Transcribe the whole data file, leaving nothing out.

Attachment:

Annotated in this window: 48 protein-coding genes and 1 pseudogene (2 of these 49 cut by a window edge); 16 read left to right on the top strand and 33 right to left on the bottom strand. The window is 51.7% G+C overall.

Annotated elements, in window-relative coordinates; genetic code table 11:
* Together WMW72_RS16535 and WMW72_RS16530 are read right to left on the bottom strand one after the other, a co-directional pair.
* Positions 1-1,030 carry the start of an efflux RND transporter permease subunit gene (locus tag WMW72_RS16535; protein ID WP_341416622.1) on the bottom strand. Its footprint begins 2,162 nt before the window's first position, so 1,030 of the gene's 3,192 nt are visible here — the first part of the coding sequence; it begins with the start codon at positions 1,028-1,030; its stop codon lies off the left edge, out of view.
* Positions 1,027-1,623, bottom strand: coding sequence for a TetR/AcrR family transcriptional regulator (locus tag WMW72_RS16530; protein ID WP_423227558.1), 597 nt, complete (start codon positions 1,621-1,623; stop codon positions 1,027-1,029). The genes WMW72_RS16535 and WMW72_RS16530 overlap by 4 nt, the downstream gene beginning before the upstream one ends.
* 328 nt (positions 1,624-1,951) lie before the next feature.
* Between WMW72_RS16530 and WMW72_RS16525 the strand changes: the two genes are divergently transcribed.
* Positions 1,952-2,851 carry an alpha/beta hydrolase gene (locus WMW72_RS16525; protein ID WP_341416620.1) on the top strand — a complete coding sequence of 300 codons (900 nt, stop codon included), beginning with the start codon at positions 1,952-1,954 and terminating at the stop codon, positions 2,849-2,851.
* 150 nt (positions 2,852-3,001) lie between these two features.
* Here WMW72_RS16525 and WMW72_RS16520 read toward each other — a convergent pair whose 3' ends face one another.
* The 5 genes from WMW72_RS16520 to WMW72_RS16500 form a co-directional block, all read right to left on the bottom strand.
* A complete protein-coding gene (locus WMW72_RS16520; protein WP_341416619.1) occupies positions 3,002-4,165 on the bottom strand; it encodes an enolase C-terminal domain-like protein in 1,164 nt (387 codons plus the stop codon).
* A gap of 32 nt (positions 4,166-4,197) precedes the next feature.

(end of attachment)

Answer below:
Annotated in this window: 48 protein-coding genes and 1 pseudogene (2 of these 49 cut by a window edge); 16 read left to right on the top strand and 33 right to left on the bottom strand. The window is 51.7% G+C overall.

Annotated elements, in window-relative coordinates; genetic code table 11:
* Together WMW72_RS16535 and WMW72_RS16530 are read right to left on the bottom strand one after the other, a co-directional pair.
* Positions 1-1,030 carry the start of an efflux RND transporter permease subunit gene (locus tag WMW72_RS16535; protein ID WP_341416622.1) on the bottom strand. Its footprint begins 2,162 nt before the window's first position, so 1,030 of the gene's 3,192 nt are visible here — the first part of the coding sequence; it begins with the start codon at positions 1,028-1,030; its stop codon lies off the left edge, out of view.
* Positions 1,027-1,623, bottom strand: coding sequence for a TetR/AcrR family transcriptional regulator (locus tag WMW72_RS16530; protein ID WP_423227558.1), 597 nt, complete (start codon positions 1,621-1,623; stop codon positions 1,027-1,029). The genes WMW72_RS16535 and WMW72_RS16530 overlap by 4 nt, the downstream gene beginning before the upstream one ends.
* 328 nt (positions 1,624-1,951) lie before the next feature.
* Between WMW72_RS16530 and WMW72_RS16525 the strand changes: the two genes are divergently transcribed.
* Positions 1,952-2,851 carry an alpha/beta hydrolase gene (locus WMW72_RS16525; protein ID WP_341416620.1) on the top strand — a complete coding sequence of 300 codons (900 nt, stop codon included), beginning with the start codon at positions 1,952-1,954 and terminating at the stop codon, positions 2,849-2,851.
* 150 nt (positions 2,852-3,001) lie between these two features.
* Here WMW72_RS16525 and WMW72_RS16520 read toward each other — a convergent pair whose 3' ends face one another.
* The 5 genes from WMW72_RS16520 to WMW72_RS16500 form a co-directional block, all read right to left on the bottom strand.
* A complete protein-coding gene (locus WMW72_RS16520; protein WP_341416619.1) occupies positions 3,002-4,165 on the bottom strand; it encodes an enolase C-terminal domain-like protein in 1,164 nt (387 codons plus the stop codon).
* A gap of 32 nt (positions 4,166-4,197) precedes the next feature.